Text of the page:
My favorite rule of thumb is to have no more than one graphic for your main content and an optional headshot of you. You can also include a graphic if you’re running a sale on a service or launching something new, but don’t make them overwhelming. Whatever graphics you’re using should add to the experience for your subscriber, not become a distraction from the purpose of your content.
Bonus: Send a test email to help proofread + catch any errors
I couldn’t help but include this bonus for y’all! Over the course of the last 3+ years of blogging, I’ve been subscribed to lots of different email lists. Many have come into my inbox, but not many have had the luxury of sticking around. One thing that leads to an unsubscribe is grammatical and general errors.
I get it - we’re not perfect. It’s easy to make mistakes when you have so much on your plate. In fact, I’ve made link, editing, and grammatical errors in my emails while trying to send them quickly without taking the time to check things out. A great way to avoid this is to send yourself a test email that you slow down and read through. Look for misspellings or missed words, but also check to see if the overall editing is working. Is your font size big enough? Are your graphics resizing for mobile? The little extra time you take to double (or even triple) check for potential errors can help you avoid mistakes and make the experience better for your subscribers.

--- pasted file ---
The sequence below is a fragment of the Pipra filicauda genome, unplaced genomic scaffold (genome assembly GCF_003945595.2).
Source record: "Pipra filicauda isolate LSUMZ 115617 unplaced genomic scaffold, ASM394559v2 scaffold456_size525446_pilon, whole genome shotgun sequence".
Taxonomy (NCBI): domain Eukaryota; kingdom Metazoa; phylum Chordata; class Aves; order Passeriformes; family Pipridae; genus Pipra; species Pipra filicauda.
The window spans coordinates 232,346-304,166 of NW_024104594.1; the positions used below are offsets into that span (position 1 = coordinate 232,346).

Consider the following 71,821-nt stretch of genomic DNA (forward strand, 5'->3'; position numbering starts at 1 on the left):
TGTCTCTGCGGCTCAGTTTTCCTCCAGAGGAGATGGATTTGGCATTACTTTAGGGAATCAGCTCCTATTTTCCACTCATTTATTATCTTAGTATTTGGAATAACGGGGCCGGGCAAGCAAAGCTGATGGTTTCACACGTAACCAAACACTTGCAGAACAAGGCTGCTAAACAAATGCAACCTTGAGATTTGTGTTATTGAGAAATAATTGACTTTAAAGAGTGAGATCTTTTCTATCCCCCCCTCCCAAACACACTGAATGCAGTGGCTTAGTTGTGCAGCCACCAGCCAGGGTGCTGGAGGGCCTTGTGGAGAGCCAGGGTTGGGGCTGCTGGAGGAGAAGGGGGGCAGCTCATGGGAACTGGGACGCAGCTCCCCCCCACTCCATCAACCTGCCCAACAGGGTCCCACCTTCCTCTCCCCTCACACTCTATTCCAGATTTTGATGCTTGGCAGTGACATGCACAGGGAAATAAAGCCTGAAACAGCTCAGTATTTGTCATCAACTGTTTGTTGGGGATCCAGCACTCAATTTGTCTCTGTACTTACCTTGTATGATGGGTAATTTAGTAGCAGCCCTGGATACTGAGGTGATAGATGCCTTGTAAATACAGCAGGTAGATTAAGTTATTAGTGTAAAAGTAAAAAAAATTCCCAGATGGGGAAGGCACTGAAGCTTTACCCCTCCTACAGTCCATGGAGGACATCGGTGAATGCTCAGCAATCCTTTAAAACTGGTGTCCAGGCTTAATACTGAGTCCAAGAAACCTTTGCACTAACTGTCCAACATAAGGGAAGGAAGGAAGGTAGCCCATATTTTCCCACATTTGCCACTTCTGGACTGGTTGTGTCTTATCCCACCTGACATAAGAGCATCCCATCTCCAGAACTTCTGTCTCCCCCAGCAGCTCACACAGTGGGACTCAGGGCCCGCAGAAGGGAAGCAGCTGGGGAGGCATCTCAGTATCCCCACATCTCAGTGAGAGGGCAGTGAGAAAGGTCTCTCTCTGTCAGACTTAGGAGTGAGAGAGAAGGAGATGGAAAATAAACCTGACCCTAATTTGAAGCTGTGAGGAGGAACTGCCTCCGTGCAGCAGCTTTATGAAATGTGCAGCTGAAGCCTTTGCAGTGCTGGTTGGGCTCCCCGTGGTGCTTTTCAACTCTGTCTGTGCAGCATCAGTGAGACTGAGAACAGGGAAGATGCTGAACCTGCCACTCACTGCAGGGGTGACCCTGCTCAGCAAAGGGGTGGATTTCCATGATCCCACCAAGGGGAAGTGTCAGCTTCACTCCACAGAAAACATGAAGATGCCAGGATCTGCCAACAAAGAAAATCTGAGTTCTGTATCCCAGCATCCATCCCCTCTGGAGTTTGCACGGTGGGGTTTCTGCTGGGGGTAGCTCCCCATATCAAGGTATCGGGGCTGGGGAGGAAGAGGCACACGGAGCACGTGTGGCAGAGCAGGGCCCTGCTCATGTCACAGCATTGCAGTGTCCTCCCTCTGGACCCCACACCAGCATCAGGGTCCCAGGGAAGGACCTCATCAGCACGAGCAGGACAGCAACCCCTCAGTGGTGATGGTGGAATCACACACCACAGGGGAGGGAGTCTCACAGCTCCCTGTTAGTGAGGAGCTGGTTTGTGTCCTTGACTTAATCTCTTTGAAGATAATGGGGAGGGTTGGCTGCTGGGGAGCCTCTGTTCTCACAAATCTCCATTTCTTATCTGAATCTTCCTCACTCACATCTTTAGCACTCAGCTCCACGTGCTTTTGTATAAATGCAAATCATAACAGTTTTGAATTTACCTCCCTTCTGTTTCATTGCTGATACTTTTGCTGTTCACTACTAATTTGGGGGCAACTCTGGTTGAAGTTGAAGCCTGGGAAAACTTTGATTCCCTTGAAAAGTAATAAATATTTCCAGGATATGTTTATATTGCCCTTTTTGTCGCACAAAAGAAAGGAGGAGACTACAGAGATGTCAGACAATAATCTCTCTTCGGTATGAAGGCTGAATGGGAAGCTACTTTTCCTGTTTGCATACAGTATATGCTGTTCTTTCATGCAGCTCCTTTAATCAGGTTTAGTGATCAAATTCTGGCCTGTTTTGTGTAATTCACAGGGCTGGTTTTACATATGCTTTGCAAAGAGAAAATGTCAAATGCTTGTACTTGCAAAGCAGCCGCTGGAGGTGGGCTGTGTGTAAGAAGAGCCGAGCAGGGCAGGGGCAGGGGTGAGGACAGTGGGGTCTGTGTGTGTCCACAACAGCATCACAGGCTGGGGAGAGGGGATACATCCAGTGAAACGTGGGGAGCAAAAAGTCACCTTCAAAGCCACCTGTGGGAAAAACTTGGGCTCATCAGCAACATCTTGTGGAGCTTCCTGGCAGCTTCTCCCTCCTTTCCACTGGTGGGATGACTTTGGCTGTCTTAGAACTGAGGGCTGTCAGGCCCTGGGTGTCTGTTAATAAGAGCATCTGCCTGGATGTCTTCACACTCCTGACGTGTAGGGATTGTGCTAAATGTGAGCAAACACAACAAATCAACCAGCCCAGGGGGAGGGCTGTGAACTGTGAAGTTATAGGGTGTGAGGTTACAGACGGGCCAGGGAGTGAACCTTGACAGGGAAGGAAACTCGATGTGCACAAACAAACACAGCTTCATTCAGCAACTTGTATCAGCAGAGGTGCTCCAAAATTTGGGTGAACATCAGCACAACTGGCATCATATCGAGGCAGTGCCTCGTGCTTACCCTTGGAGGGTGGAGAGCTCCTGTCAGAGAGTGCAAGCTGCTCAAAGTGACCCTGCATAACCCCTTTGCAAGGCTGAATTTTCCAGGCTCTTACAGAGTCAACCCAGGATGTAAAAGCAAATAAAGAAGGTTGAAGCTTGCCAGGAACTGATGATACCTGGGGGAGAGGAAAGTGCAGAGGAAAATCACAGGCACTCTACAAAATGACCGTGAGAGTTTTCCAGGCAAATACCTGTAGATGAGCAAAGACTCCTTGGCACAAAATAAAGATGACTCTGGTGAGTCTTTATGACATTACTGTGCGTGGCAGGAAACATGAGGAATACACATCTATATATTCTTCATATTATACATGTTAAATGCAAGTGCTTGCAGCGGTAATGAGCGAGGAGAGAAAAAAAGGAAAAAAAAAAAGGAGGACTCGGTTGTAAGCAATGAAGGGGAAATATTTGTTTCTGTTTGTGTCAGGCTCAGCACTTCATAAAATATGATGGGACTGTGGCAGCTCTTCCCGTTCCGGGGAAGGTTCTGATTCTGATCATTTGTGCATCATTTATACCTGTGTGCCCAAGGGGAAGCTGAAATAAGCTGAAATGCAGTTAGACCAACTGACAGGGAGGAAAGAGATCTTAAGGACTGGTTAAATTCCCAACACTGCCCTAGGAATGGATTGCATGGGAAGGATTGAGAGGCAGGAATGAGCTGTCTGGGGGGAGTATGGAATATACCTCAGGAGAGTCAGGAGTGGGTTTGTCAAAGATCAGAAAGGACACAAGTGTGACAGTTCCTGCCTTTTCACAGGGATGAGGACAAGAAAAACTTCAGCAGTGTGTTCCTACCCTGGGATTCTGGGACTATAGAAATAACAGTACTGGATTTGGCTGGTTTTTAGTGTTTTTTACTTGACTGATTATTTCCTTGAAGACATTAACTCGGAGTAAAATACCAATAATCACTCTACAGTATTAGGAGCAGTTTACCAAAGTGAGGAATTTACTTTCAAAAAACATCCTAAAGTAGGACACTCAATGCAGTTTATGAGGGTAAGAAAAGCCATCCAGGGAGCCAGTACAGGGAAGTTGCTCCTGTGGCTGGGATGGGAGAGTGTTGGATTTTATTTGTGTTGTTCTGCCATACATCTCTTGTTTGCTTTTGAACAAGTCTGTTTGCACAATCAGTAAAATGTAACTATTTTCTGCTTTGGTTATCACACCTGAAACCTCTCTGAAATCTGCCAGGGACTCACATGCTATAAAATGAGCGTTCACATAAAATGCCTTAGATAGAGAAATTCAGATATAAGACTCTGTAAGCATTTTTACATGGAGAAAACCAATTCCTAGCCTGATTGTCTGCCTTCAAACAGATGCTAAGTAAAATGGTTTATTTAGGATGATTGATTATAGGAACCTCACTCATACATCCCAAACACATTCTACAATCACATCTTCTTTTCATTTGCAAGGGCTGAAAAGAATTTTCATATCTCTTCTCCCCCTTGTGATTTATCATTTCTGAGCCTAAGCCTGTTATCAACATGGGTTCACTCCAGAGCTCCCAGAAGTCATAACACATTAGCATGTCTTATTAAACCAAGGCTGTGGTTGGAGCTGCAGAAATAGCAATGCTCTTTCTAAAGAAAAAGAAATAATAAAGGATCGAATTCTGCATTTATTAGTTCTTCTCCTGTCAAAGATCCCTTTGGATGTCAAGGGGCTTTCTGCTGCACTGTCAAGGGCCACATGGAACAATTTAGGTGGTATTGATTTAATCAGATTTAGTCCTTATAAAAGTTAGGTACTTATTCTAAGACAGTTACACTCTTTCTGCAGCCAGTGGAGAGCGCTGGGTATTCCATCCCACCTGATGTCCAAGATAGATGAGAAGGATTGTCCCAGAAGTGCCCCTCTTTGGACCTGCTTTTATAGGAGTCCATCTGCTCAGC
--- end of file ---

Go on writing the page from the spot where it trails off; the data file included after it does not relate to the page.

As I said before, having a newsletter isn’t a requirement just because you have a blog or run a business. However, if you have one it’s important to dedicate time to making sure that the experience is the best it can be for your audience. Afterall, it’s a one thing that can make or break someone’s interest in receiving weekly or monthly emails from you.
Need more help with your email list? Grab this free workbook to help you create a plan for your list and cultivate a better experience for your subscribers. There’s a (secret) sweet bonus included that’ll help you get a few ideas on how you can grow your list if you’re feeling stuck with your numbers and need a little clarity.